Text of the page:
University of Pittsburgh Researchers Devise Simple Insulin Resistance Test to Predict Heart Disease in Type 1 Diabetics
PITTSBURGH, March 23, 2000 — A simple series of questions and measurements to determine insulin sensitivity could help save the lives of many people with type 1 diabetes by identifying those who are at an increased risk of heart disease. The new test is described by researchers from the University of Pittsburgh Graduate School of Public Health and the School of Medicine in a paper published in the April issue of Diabetes, a journal of the American Diabetes Association.
Dubbed the Insulin Resistance Syndrome (IRS) score, the test is a clinical means of measuring insulin resistance, a condition that researchers believe may be common, but often overlooked, in patients with type 1 diabetes. In the past, insulin resistance has been associated only with type 2 diabetes.
In type 1 diabetes, which affects 10 to 15 percent of all diabetics, the pancreas cannot make insulin to regulate blood glucose. The condition often develops in patients before the age of 30 and requires insulin therapy.
Insulin resistance occurs when the body does not properly use insulin to metabolize blood sugar. To compensate, the body produces more insulin and results in an oversupply.
Insulin resistance is associated with an increased risk of coronary artery disease, a leading cause of mortality in people with type 1 diabetes. With the new IRS score, physicians can identify insulin resistant patients and begin heart-saving treatment interventions including exercise, weight loss and medication.
"Insulin resistance has long been recognized in type 1 diabetes, but few studies have examined the association between clinical IRS risk factors and insulin resistance in this population," said Trevor J. Orchard, M.D., professor of epidemiology at GSPH and senior author of the article.
This study is the first to develop a method of estimating a patient’s insulin sensitivity and validating it with the use of the insulin clamp, a three-hour test during which glucose and insulin are administered intravenously and adjusted to achieve stable blood glucose levels. The clamp measures an individual’s glucose disposal rate (GDR). A low GDR shows that the body is not using insulin effectively to process glucose, indicating insulin resistance.
"Up until now, the clamp has been the most accurate means of determining insulin resistance, but it is used only in research because it is expensive and time consuming," said Katherine V. Williams, M.D., M.P.H., University of Pittsburgh, division of endocrinology and metabolism, and clinical investigator on the study. "But our research study has shown that the IRS score is a good proxy measure, and the beauty is that it is not costly, intimidating, invasive or time consuming."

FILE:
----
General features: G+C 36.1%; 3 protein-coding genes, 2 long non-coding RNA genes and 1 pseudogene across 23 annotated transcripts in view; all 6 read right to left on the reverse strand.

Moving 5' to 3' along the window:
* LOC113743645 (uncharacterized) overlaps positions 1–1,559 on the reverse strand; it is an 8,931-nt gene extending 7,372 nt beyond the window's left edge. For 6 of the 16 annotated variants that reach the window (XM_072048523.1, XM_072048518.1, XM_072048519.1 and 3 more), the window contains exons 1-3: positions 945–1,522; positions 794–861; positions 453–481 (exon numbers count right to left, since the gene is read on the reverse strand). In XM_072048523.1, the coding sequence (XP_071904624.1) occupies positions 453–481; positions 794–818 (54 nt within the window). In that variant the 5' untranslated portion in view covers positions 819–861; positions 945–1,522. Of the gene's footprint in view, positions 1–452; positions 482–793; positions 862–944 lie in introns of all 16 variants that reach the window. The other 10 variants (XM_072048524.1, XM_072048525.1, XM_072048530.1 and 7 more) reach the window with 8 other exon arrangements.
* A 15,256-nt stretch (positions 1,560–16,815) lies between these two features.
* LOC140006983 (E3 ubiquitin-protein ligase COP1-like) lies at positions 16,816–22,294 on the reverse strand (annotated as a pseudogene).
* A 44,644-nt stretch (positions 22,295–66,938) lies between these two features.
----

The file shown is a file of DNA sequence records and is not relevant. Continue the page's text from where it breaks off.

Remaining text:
The IRS score is based on clinical risk factors in adults with type 1 diabetes, including hypertension, high waist-to-hip ratio, family history of type 2 diabetes and glycemic control. By applying a personalized rating of 1 (lowest) to 3 (highest) for each risk factor, then dividing by the total number of risk factors for which data are available, a physician can calculate an IRS score for the patient.
The study included eight type 1 diabetic patients from each of three IRS risk categories—low, moderate and high. The subjects received a clamp study to measure GDR and thus verify their IRS scores.
Results showed an inverse correlation between participants’ IRS risk group and mean glucose disposal rate (GDR). Subjects with low IRS scores showed high GDR, and those with high IRS scores showed low GDRs. Researchers found high waist-to-hip ratio to be the strongest predictor of insulin resistance. High-density lipoprotein (HDL) and triglyceride levels were analyzed as well but made little difference in the IRS score.
"Previous research has identified a family history of type 2 diabetes as a risk factor for insulin resistance in the general population, but this is among the first to identify it as a risk factor in type 1 diabetics," said Dr. Orchard. Research also has found that a family history of type 2 diabetes increases the risk of cardiovascular complications.
The study was funded by the National Institutes of Health and the General Clinical Research Center at the University of Pittsburgh Medical Center.